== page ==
Rodrigo Caselles was born in Alicante on a cold day in December 2007. The little boy arrived after nine complicated months in his mother’s tummy. Vanesa Pérez Padilla (Granada, 47 years old) experienced a difficult pregnancy, which led the baby to suffer fetal and perinatal distress. “It coincided that at that time my father suffered an aortic aneurysm. I was even at risk of premature labor ”, she recounts by phone. “There were problems before, there were problems during, but we don’t know what really caused Rodrigo to be born with a developmental disorder,” she continues. Pervasive developmental disorders are severe and long lasting. They can be physical, like blindness; affect mental abilities, such as learning problems; or they may be a combination of both, such as Down syndrome.
Although Pérez still recounts his personal experience with pain today, he has found relief in writing. Since 2014 she writes her daily routines and feelings on the blog And do you really have three? and on his Instagram account, a profile in which he has more than 21,000 followers. In addition, she helps other families who, like her, deal with disability on a daily basis.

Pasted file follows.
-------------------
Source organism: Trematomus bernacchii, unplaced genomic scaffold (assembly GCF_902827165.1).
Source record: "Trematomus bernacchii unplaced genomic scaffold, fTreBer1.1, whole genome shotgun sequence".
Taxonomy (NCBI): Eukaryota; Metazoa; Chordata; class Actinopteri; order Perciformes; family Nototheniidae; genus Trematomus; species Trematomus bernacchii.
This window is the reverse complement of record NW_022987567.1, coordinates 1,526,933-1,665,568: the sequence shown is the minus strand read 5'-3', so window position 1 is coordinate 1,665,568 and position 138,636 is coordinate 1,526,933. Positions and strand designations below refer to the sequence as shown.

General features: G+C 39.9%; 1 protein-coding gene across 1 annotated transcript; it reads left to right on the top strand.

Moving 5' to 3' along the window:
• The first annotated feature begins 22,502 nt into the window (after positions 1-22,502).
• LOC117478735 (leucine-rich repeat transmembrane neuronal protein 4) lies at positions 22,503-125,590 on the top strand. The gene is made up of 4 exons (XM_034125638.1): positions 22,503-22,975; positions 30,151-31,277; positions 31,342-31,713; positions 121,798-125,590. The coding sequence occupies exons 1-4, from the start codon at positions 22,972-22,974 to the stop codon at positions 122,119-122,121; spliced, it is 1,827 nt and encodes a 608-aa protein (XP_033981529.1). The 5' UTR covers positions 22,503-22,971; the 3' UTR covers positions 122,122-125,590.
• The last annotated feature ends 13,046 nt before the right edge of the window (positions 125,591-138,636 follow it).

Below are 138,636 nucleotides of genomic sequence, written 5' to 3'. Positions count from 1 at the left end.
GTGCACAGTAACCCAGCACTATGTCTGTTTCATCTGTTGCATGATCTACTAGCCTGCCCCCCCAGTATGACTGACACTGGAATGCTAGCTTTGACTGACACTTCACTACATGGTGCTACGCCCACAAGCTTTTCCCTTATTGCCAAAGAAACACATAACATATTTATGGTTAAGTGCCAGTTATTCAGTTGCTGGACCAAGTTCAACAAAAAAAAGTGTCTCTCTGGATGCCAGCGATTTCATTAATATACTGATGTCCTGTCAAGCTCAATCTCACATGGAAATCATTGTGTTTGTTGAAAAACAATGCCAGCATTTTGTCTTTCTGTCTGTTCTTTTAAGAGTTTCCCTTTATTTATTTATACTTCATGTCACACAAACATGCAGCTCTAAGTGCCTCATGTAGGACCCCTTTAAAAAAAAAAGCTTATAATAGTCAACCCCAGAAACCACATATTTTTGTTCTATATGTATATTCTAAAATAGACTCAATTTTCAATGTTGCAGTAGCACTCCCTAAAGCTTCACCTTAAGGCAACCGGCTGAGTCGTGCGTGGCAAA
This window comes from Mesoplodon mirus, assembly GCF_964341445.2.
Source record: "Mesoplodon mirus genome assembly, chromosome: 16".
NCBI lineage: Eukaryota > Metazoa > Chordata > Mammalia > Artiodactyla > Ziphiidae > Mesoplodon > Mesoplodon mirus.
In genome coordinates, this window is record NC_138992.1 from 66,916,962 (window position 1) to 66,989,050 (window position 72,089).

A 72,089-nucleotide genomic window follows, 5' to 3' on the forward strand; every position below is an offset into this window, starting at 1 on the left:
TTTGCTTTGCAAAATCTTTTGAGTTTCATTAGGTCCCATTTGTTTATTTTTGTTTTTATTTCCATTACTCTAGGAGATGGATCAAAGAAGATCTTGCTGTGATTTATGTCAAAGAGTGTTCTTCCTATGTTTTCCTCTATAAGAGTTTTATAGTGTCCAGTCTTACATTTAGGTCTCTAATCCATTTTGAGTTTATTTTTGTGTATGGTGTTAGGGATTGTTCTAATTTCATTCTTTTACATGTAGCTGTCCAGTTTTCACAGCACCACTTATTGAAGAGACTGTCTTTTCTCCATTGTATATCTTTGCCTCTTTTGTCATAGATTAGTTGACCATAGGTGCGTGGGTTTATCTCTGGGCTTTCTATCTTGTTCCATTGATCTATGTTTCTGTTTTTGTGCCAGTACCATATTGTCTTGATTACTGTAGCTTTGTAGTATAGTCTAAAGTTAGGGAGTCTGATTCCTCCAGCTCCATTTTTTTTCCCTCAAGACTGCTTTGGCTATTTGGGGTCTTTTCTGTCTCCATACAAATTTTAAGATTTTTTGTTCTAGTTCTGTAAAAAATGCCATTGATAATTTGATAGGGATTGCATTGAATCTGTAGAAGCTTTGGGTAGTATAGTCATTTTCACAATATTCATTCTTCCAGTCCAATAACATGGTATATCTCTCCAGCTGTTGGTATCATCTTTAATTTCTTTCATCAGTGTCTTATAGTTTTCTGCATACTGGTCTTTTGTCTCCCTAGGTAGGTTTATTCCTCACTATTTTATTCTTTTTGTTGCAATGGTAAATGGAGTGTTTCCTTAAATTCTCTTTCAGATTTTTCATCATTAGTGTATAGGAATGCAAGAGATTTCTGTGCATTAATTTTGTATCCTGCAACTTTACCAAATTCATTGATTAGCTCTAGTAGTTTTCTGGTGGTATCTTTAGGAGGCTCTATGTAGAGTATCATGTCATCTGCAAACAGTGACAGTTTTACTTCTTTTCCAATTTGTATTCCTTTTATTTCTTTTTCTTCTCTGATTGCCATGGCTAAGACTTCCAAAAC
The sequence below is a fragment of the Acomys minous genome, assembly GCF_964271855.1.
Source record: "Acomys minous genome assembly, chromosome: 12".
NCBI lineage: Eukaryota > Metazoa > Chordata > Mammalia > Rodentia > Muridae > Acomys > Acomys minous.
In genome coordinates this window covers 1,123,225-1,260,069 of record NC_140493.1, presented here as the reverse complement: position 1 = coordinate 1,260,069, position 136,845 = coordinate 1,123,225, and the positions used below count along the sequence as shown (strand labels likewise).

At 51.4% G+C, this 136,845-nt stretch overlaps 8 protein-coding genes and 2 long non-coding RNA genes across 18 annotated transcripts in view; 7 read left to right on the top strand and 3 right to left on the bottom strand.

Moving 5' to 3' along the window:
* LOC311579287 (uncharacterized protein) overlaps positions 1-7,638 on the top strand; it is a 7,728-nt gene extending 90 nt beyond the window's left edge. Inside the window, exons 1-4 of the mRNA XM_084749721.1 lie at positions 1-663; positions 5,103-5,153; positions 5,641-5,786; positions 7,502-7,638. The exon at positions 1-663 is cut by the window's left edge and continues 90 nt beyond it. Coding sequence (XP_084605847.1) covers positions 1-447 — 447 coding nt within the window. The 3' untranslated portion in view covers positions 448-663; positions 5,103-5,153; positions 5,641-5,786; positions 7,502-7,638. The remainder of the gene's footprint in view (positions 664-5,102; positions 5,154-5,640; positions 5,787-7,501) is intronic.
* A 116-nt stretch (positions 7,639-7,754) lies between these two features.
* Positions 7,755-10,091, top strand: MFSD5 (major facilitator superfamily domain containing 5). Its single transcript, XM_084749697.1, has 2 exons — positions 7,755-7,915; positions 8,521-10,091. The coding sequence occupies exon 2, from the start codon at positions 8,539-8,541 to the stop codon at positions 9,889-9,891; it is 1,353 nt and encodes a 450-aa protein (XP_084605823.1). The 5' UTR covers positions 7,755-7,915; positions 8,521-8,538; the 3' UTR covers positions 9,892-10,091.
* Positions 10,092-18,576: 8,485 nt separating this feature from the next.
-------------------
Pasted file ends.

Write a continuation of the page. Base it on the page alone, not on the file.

Her story begins when her little one was only six months old. Pérez acknowledges that they were not aware of the problem until at that age they began to perceive strange things in their baby. He is the eldest of three siblings: “I cried a lot, I didn’t sleep. And people told us that this was normal. But it was not, ”he recalls. His baby did not meet developmental milestones: “How can it be leaning, sitting or crawling,” he says. A psychologist by profession, she felt something was wrong: “My career was of little use to me. At first you don’t want to see it, although you know the landmarks, you have studied them. Still, as a mother, she knew something was up. Rodrigo did not respond to his name, he did not want us to hold him in our arms, he was always lying down… and I remember that uncontrolled crying, it was not the normal crying of a baby”.